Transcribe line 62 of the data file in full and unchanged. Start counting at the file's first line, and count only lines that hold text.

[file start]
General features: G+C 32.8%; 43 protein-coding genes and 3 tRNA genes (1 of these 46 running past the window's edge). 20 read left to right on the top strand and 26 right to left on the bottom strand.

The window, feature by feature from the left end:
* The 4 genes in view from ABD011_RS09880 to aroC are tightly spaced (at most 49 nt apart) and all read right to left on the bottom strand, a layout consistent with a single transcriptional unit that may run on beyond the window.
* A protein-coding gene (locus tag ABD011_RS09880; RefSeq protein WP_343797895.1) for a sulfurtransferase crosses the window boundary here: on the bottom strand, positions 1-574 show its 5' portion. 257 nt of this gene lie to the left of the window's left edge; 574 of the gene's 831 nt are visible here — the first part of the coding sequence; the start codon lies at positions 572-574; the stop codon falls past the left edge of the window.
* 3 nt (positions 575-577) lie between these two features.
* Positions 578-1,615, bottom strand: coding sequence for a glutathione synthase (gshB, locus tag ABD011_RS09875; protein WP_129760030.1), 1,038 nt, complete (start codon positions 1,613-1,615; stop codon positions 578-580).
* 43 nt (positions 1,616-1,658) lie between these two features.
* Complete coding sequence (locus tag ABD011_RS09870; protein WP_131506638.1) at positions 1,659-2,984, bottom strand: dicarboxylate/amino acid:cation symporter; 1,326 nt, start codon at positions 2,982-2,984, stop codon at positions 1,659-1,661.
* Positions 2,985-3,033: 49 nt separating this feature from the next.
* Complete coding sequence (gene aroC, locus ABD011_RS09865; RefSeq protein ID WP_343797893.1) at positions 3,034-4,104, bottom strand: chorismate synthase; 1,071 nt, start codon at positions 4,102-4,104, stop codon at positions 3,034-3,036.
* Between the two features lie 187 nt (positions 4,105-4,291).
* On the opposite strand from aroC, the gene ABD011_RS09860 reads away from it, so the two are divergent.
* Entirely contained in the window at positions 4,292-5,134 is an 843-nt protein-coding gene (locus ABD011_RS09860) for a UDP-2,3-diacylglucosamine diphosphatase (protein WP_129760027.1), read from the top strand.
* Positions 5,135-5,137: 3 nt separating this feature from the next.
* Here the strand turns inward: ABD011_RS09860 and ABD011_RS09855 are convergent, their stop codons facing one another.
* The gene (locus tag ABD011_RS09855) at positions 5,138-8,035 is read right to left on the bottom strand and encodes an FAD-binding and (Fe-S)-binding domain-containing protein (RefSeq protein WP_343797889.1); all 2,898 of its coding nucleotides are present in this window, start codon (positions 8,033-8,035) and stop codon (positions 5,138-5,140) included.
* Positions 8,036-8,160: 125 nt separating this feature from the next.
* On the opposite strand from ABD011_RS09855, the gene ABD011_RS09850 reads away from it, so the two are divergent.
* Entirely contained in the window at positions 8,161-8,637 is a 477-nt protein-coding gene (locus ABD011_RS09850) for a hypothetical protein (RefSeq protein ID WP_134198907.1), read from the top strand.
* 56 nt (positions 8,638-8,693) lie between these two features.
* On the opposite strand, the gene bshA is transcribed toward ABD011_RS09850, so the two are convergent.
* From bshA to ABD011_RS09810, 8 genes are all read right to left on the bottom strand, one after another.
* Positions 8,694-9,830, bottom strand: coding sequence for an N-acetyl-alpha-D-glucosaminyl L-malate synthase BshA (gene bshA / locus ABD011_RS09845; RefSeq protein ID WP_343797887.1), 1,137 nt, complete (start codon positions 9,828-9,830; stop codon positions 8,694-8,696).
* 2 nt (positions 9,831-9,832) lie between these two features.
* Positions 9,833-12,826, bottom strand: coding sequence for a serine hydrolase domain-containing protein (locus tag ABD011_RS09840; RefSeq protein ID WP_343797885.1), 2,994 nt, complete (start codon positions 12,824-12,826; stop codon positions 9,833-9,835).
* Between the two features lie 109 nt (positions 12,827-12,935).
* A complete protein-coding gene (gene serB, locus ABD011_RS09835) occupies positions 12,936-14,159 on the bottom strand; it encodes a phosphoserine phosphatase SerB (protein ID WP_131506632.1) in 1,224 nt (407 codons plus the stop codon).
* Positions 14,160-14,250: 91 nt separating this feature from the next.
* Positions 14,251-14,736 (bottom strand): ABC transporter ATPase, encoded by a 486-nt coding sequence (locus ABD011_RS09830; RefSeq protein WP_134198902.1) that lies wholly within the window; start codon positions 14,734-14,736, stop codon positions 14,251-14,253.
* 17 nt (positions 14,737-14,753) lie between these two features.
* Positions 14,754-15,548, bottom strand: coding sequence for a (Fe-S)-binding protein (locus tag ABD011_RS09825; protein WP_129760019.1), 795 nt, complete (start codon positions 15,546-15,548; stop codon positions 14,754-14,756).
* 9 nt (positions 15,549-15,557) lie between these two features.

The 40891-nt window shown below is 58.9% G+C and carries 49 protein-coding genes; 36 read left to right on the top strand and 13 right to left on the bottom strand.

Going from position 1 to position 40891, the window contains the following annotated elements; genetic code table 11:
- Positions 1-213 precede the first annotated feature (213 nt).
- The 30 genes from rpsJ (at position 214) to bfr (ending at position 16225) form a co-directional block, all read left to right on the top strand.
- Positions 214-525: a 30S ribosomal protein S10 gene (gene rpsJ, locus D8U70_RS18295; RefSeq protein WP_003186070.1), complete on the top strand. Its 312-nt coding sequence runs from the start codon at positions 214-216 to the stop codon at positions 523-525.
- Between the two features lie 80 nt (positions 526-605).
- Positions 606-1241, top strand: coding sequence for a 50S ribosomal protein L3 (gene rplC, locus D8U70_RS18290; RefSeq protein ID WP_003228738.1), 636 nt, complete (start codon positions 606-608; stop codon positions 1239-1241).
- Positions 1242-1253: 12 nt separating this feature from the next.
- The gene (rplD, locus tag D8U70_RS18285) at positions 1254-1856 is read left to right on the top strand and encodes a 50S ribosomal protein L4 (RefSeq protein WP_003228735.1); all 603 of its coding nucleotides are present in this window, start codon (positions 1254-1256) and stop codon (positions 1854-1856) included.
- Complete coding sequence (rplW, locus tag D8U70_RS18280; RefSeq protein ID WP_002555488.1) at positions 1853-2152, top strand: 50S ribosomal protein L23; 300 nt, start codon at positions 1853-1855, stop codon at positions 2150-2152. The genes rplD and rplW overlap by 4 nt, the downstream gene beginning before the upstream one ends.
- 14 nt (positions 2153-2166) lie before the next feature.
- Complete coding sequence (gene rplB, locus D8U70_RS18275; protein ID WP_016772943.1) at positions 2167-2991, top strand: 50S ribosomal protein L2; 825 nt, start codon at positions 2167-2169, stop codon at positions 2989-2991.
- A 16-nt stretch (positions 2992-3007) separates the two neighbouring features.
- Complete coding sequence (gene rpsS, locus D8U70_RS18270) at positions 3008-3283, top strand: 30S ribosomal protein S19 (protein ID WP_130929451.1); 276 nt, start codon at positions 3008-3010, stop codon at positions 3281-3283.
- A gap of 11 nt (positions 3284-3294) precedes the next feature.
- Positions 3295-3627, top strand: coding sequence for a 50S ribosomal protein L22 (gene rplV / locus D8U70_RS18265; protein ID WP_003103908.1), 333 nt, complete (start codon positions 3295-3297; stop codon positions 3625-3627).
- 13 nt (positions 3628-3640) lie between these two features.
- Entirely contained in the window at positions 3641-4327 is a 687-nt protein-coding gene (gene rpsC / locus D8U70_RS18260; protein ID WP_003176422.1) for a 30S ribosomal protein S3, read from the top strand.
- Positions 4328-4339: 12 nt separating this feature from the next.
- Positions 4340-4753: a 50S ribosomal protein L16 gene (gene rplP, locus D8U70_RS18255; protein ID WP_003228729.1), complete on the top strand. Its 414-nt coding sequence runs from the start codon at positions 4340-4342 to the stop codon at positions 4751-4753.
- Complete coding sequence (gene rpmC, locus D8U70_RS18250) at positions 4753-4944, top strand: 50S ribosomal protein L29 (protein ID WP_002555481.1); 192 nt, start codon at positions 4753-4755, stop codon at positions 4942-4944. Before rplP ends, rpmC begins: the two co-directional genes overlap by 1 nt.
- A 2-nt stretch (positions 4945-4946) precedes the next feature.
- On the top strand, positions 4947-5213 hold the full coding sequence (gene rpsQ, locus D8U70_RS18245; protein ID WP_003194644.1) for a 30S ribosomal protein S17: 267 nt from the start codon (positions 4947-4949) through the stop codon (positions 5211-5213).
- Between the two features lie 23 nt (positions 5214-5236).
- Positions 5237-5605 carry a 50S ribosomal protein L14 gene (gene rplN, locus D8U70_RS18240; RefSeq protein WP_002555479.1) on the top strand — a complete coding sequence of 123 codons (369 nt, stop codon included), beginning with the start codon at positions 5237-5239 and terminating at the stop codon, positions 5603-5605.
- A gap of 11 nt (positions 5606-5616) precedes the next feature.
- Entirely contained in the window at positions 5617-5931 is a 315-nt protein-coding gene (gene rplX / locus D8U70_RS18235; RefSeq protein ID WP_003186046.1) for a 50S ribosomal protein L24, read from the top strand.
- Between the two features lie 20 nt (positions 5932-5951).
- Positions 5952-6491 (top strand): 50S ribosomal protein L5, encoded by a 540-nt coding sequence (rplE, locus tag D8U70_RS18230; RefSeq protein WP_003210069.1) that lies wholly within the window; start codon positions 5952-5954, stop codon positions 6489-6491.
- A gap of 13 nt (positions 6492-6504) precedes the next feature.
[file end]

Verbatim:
- A gap of 13 nt (positions 6492-6504) precedes the next feature.